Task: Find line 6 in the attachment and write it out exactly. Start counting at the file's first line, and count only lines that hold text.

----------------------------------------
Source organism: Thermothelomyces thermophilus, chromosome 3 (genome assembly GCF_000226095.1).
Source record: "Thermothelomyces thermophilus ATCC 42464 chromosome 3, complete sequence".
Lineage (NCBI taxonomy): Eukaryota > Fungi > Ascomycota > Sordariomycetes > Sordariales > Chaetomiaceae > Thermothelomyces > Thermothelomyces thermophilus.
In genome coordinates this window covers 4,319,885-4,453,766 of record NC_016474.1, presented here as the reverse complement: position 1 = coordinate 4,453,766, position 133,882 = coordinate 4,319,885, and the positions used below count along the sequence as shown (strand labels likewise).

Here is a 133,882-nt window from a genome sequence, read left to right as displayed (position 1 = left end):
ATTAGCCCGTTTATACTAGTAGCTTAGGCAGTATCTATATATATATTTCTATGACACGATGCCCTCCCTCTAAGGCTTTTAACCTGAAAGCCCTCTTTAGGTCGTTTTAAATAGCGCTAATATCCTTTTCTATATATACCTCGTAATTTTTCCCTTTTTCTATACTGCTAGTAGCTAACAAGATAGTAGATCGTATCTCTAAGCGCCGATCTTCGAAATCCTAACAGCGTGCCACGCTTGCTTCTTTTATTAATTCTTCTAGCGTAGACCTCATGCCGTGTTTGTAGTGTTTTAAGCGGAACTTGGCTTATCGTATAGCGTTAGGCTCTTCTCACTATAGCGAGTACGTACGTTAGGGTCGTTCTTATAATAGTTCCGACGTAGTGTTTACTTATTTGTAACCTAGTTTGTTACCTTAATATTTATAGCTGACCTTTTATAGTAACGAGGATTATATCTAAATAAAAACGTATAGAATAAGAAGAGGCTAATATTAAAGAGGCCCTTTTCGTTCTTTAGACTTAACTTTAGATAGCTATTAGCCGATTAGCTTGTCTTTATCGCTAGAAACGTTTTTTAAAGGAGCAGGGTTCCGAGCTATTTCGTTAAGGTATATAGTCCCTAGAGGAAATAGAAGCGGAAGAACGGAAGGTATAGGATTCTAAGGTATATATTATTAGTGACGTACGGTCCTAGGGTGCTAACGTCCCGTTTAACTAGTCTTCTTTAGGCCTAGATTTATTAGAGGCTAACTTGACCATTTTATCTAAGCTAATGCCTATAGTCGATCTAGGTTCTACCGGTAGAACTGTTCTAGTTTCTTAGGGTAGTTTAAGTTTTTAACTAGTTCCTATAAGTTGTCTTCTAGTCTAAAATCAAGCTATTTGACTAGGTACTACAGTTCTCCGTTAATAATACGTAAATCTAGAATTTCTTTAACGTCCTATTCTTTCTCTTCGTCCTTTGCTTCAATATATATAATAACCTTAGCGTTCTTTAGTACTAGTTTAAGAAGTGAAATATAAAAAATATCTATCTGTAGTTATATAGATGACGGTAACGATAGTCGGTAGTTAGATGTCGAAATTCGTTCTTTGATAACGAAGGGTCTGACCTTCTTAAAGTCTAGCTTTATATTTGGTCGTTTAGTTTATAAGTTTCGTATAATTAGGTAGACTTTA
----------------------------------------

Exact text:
ATTAGCCCGTTTATACTAGTAGCTTAGGCAGTATCTATATATATATTTCTATGACACGATGCCCTCCCTCTAAGGCTTTTAACCTGAAAGCCCTCTTTAGGTCGTTTTAAATAGCGCTAATATCCTTTTCTATATATACCTCGTAATTTTTCCCTTTTTCTATACTGCTAGTAGCTAACAAGATAGTAGATCGTATCTCTAAGCGCCGATCTTCGAAATCCTAACAGCGTGCCACGCTTGCTTCTTTTATTAATTCTTCTAGCGTAGACCTCATGCCGTGTTTGTAGTGTTTTAAGCGGAACTTGGCTTATCGTATAGCGTTAGGCTCTTCTCACTATAGCGAGTACGTACGTTAGGGTCGTTCTTATAATAGTTCCGACGTAGTGTTTACTTATTTGTAACCTAGTTTGTTACCTTAATATTTATAGCTGACCTTTTATAGTAACGAGGATTATATCTAAATAAAAACGTATAGAATAAGAAGAGGCTAATATTAAAGAGGCCCTTTTCGTTCTTTAGACTTAACTTTAGATAGCTATTAGCCGATTAGCTTGTCTTTATCGCTAGAAACGTTTTTTAAAGGAGCAGGGTTCCGAGCTATTTCGTTAAGGTATATAGTCCCTAGAGGAAATAGAAGCGGAAGAACGGAAGGTATAGGATTCTAAGGTATATATTATTAGTGACGTACGGTCCTAGGGTGCTAACGTCCCGTTTAACTAGTCTTCTTTAGGCCTAGATTTATTAGAGGCTAACTTGACCATTTTATCTAAGCTAATGCCTATAGTCGATCTAGGTTCTACCGGTAGAACTGTTCTAGTTTCTTAGGGTAGTTTAAGTTTTTAACTAGTTCCTATAAGTTGTCTTCTAGTCTAAAATCAAGCTATTTGACTAGGTACTACAGTTCTCCGTTAATAATACGTAAATCTAGAATTTCTTTAACGTCCTATTCTTTCTCTTCGTCCTTTGCTTCAATATATATAATAACCTTAGCGTTCTTTAGTACTAGTTTAAGAAGTGAAATATAAAAAATATCTATCTGTAGTTATATAGATGACGGTAACGATAGTCGGTAGTTAGATGTCGAAATTCGTTCTTTGATAACGAAGGGTCTGACCTTCTTAAAGTCTAGCTTTATATTTGGTCGTTTAGTTTATAAGTTTCGTATAATTAGGTAGACTTTA